Myths as Informational Reading and Text

No, your not seeing things! I actually wrote the title you see before you.  Last year was my first year teaching 7th grade and my first year teaching myths.

Last year when I taught the myth unit, I felt it was a success.  We looked at many different types of myths from different parts of the world and students wrote their own myth.  This year I am continuing this mini – unit within my bigger informational text/writing unit.  Below is a list of the myths my 7th graders read.

  • “Persephone and Demeter” (Greek).
  • “The Epic of Gilgamesh” (Mesopotamian).
  • “The Secret Name of Ra” (Egyptian).
  • “Why the Sky is Away from the Earth” (African).
  • “The Instruction of Indra” (Hindu).
  • “Amaterasu” (Japanese).

All of these myths are found in our literature text book we have.  I use our literature book the longest during the time we read the myths. During the rest of the year, it is a filler where I may use a story to introduce a specific genre or a certain literary concept before going on to a much bigger piece of text such as a chapter book.

Now, besides sharing the different myths that my students read, I want to share the reason why I view myths with my students as informational text. I share at the beginning of my informational unit with both my 7th and 8th graders that informational reading and writing does two things: informs and explains. We also discuss how informational reading and writing helps individuals learn something they may not already know.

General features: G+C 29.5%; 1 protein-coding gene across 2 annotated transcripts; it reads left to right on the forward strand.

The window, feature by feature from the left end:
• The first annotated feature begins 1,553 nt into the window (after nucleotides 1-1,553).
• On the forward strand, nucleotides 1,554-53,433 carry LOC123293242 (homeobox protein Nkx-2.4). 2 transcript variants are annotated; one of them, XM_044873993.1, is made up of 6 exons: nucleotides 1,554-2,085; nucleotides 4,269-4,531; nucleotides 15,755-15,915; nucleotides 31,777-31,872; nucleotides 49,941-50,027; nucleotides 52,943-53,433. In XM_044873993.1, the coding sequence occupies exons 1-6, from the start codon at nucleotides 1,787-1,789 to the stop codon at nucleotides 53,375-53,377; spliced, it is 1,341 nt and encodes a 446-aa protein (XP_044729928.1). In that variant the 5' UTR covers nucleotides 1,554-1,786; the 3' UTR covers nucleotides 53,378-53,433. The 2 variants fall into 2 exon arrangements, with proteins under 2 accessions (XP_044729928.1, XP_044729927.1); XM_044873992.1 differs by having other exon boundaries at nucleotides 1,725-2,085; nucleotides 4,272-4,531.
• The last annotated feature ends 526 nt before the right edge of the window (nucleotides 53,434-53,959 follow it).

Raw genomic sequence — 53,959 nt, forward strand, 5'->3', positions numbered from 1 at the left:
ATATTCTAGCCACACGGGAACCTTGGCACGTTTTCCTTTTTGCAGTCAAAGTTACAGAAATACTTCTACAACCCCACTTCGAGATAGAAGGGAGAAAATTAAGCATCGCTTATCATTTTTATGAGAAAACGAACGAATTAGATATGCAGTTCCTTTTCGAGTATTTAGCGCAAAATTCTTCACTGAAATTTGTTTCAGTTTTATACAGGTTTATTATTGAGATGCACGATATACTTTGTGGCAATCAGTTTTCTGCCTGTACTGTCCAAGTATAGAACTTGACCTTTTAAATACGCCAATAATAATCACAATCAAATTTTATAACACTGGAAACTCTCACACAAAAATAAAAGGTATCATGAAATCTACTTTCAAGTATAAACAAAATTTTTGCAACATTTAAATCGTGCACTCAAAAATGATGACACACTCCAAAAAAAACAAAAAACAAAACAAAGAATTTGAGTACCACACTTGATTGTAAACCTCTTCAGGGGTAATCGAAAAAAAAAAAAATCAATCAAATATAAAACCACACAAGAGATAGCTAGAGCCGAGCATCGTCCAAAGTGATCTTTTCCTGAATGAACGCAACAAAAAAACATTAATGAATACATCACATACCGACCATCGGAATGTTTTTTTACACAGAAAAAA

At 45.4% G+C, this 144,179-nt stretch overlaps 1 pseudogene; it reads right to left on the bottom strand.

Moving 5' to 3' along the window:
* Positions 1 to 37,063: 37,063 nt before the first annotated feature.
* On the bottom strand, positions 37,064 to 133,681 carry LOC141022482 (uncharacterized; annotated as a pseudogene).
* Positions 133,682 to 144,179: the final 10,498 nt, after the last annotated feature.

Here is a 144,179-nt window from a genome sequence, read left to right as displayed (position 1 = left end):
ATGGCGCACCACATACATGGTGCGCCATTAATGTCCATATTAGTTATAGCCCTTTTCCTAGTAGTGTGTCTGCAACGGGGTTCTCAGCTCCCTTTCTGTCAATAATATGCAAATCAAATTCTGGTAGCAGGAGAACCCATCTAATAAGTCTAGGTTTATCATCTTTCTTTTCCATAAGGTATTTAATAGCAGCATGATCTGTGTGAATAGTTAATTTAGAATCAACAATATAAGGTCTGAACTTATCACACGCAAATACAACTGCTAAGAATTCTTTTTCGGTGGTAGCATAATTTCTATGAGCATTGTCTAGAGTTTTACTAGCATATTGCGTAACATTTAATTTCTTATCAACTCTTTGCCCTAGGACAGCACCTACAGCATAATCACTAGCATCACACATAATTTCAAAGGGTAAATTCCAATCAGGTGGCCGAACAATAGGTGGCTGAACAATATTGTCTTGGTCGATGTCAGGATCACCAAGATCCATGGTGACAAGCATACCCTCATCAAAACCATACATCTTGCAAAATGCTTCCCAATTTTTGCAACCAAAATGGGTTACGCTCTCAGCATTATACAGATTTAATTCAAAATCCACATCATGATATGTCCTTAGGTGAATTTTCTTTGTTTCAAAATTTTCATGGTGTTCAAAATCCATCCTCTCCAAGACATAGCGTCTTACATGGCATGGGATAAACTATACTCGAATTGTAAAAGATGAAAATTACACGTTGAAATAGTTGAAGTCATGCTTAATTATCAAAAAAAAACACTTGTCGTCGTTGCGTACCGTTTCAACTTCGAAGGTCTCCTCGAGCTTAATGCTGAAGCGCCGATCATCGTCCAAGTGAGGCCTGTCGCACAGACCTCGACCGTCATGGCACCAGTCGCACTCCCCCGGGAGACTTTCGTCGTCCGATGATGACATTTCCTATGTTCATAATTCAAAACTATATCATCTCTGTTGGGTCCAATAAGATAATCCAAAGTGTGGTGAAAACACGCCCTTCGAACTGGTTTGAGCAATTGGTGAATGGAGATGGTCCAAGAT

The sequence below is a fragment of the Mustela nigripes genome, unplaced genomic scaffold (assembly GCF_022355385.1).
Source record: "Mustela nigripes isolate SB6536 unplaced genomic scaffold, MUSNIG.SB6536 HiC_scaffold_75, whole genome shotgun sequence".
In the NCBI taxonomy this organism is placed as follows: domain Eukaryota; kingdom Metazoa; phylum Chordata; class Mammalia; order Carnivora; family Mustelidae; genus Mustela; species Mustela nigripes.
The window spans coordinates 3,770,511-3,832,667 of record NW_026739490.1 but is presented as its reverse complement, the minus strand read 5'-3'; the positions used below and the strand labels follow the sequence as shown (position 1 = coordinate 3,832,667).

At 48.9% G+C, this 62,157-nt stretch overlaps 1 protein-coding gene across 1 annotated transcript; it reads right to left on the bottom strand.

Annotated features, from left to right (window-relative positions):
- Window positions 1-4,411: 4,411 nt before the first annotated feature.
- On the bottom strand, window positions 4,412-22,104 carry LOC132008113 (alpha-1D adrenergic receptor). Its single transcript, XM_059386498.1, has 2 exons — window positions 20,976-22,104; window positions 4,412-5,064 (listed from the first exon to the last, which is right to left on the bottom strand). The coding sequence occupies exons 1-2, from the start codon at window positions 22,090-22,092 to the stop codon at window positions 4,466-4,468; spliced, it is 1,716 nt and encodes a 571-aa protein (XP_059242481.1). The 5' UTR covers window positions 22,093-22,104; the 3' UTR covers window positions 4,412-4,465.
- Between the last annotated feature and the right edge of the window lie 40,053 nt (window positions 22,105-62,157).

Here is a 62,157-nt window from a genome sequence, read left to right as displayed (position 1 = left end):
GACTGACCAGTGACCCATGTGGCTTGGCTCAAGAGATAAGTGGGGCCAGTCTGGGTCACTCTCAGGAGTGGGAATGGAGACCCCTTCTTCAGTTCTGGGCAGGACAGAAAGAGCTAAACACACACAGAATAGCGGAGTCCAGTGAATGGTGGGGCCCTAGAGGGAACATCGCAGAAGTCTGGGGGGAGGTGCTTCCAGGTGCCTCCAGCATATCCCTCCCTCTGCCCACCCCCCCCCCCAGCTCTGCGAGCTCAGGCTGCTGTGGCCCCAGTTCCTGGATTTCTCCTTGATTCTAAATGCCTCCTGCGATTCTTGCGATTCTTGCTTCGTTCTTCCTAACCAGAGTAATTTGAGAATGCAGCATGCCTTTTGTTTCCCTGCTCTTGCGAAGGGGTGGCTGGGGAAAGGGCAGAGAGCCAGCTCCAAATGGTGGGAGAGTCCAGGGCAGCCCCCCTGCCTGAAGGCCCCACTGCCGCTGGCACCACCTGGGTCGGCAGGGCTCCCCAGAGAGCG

As many people know myths were stories created to explain events or objects in the world that could not otherwise be explained.  Despite the fact the explanations themselves revolve around supernatural forces, learning about different myths from around the world gives us better insight into the cultures from where they originated.  Furthermore, myths can lead us to look at the similarities and differences of the different beliefs and attitudes of traditional cultures.  Finally, the students are better informed leading them to identify and relate  to contemporary literature and modern English when there are references made to the myths we study.  So what information is being given or taught to the students? Specifically:

  • students learn about different cultural beliefs.
  • as an expansion for S.S., students learn about different regions in the world.
  • there are valuable lessons to be learned from each myth.
  • students gain insight into more contemporary literature and can better understand it.

Many English teachers may think I am really stretching this and perhaps taking a wrong approach to the way I teach my students about myths.  For me, I feel I am pushing or challenging  my students to think critically about the oral tradition that includes myths. The same oral tradition where legends are thought to be historical, but lack the evidence to prove them accurate and true.  Folk tales, fairy tales, and tall tales all come out of this tradition as well.  And although these may not hold truth, what better way will students learn about personification without a good fairy tale such as Pinocchio.

My students also write their own myth where a lesson has to be learned within their myth.  That can be saved for another post!

Cheers!


Listening Skills and Article of the Week

7th GRADE